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THE COST OF CONTAMINATION OF OUR GROUND AND WATER The release of stored chemicals through leaks and spills can lead to the contamination of soils, surface and ground waters. Surface water and groundwater may mobilise pollutants from many different sources and may, therefore, contain a variety of contaminants. Water that becomes contaminated with pollutants from land sources can reach surface and coastal waters via runoff from rain. Polluted surface waters can filter down to groundwater and may seep slowly for long distances, and over time eventually emerge into rivers, springs or wetlands. Contaminated water can also infiltrate land to an extent where the land itself becomes contaminated to a level that some form of remediation would be required. Soil can also be contaminated through direct discharges of pollutants, which in turn may result in water pollution. Water, soil and land contamination have a direct impact on human health, ecological health and land uses. This contamination can also have significant financial impacts for industry and the community because of the high clean-up costs. Where contamination also affects surrounding properties, the owner or occupier of the premises causing the contamination may be liable for third-party damages and these can be significant. Preventing leaks, monitoring and early detection minimises the potential for widespread contamination and avoids expensive clean-up operations for industry. One of the best products to eliminate the potential of pollution is the use of a bunding system.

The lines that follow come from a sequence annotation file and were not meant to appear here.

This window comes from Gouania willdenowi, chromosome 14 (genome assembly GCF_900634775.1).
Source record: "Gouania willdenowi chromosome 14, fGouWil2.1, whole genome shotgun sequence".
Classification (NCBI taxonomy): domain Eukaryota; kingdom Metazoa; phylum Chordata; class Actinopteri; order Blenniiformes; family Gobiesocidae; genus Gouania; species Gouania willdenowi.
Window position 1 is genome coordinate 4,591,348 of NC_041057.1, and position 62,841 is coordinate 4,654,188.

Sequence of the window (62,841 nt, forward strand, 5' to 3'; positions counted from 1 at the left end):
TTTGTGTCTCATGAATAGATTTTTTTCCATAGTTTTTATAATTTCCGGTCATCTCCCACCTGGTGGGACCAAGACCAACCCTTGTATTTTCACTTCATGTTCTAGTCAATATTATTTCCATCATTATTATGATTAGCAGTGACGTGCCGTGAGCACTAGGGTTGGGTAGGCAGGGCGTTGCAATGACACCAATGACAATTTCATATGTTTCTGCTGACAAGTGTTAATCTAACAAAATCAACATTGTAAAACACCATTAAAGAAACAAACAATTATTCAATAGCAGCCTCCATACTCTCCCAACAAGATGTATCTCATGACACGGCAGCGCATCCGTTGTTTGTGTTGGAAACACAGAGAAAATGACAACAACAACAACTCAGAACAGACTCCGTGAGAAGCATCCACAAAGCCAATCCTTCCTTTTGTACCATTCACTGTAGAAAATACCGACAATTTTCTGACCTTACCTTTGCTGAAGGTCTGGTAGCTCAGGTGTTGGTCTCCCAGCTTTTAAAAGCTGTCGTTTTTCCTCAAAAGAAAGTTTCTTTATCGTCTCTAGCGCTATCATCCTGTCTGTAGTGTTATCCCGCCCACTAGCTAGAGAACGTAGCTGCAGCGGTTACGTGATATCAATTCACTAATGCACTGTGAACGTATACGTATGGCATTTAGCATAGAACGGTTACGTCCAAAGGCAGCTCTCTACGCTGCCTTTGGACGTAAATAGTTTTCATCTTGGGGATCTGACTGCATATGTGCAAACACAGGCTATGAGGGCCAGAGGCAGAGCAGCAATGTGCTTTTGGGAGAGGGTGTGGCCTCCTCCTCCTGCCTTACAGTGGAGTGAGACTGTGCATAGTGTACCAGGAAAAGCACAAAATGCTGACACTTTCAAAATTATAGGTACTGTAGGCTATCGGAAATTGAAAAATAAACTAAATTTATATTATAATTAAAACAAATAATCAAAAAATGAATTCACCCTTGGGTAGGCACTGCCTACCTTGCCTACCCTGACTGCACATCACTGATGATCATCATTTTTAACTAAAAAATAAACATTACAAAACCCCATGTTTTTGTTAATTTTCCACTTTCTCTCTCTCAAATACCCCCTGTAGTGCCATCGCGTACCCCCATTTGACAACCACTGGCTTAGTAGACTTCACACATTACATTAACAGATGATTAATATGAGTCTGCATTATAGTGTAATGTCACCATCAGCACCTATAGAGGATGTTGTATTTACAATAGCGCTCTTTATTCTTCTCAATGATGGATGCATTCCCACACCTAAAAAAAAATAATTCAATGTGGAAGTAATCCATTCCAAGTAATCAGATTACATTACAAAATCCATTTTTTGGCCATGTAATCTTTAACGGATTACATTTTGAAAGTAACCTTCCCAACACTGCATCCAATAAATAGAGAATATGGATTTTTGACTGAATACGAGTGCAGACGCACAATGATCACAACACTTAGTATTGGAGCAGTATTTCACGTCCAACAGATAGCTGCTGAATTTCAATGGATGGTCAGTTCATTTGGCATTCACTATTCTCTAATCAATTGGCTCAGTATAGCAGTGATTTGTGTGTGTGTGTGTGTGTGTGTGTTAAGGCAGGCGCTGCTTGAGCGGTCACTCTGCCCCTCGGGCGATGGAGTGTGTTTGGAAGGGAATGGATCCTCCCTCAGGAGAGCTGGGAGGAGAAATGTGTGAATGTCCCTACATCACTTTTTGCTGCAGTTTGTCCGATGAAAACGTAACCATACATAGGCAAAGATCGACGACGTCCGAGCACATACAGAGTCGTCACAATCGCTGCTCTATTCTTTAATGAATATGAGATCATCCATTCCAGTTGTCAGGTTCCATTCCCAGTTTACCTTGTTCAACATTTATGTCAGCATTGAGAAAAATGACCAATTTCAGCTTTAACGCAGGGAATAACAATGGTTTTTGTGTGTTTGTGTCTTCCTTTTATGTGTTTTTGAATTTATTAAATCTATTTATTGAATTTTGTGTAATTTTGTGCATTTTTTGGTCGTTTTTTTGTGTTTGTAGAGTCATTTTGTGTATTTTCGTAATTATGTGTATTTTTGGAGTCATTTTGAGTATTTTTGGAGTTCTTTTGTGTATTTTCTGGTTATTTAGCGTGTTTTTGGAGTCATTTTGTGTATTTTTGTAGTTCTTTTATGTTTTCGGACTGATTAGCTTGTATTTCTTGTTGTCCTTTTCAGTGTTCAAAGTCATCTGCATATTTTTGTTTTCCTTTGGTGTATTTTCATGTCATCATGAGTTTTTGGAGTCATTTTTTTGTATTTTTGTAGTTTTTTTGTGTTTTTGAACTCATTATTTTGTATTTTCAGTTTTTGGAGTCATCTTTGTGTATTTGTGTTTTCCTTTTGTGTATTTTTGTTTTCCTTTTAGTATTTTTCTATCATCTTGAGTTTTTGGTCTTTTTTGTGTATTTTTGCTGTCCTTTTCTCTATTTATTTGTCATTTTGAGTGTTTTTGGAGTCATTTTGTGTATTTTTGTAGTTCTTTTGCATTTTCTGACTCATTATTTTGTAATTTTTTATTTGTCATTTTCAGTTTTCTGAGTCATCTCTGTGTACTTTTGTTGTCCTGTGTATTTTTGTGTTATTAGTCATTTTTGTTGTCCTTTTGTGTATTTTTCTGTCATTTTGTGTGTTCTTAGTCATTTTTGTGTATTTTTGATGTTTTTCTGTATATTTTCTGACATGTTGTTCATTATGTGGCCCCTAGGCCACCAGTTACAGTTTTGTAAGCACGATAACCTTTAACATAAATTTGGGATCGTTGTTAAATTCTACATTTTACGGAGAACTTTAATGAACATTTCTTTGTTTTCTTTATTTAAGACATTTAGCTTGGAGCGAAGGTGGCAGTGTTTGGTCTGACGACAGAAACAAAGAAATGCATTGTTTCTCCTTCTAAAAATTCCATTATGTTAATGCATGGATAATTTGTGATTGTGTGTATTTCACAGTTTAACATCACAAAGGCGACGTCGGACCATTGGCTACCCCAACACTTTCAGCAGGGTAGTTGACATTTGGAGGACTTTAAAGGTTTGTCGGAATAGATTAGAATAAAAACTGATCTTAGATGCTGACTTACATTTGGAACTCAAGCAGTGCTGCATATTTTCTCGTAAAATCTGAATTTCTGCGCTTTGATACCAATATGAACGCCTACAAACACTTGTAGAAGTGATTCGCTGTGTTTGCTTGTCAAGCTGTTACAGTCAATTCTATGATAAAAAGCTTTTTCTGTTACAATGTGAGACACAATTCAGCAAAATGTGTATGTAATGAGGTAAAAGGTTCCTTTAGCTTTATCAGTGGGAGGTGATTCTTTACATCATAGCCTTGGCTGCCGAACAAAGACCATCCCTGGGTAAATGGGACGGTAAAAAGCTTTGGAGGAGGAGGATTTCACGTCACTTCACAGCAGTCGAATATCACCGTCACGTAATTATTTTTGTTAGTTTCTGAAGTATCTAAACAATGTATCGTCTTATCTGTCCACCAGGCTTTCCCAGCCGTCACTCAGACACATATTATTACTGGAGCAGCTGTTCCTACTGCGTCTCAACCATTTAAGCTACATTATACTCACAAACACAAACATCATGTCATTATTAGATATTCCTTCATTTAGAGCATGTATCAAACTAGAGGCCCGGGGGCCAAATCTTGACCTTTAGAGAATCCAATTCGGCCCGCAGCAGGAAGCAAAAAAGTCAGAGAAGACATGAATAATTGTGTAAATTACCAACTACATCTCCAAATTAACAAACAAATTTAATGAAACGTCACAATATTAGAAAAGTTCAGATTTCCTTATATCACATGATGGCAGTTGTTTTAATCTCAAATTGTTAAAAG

WHAT IS A BUND? A bund is an embankment or wall of brick, stone, concrete or other impervious material, which forms the perimeter and floor of a compound and provides a barrier to retain liquid. Since the bund is the main part of a spill containment system, the whole system (or bunded area) is colloquially referred to as the ‘bund’. Bunds should be designed to contain spillages and leaks of liquids used, stored or processed above ground. Bunds can be of permanent such as around storage tanks, or temporary where the storage is short to medium term. Some of the applications that may require temporary storage would be: General spill containment Oil and gas industry Wash down applications where contaminated water must be collected Truck and car wash bays Routine servicing of vehicles and plant equipment Drive-on drive-off fuel transfer bunds Plant and equipment, such as generators, pumps or compressors

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Bund is the main part of a spill containment system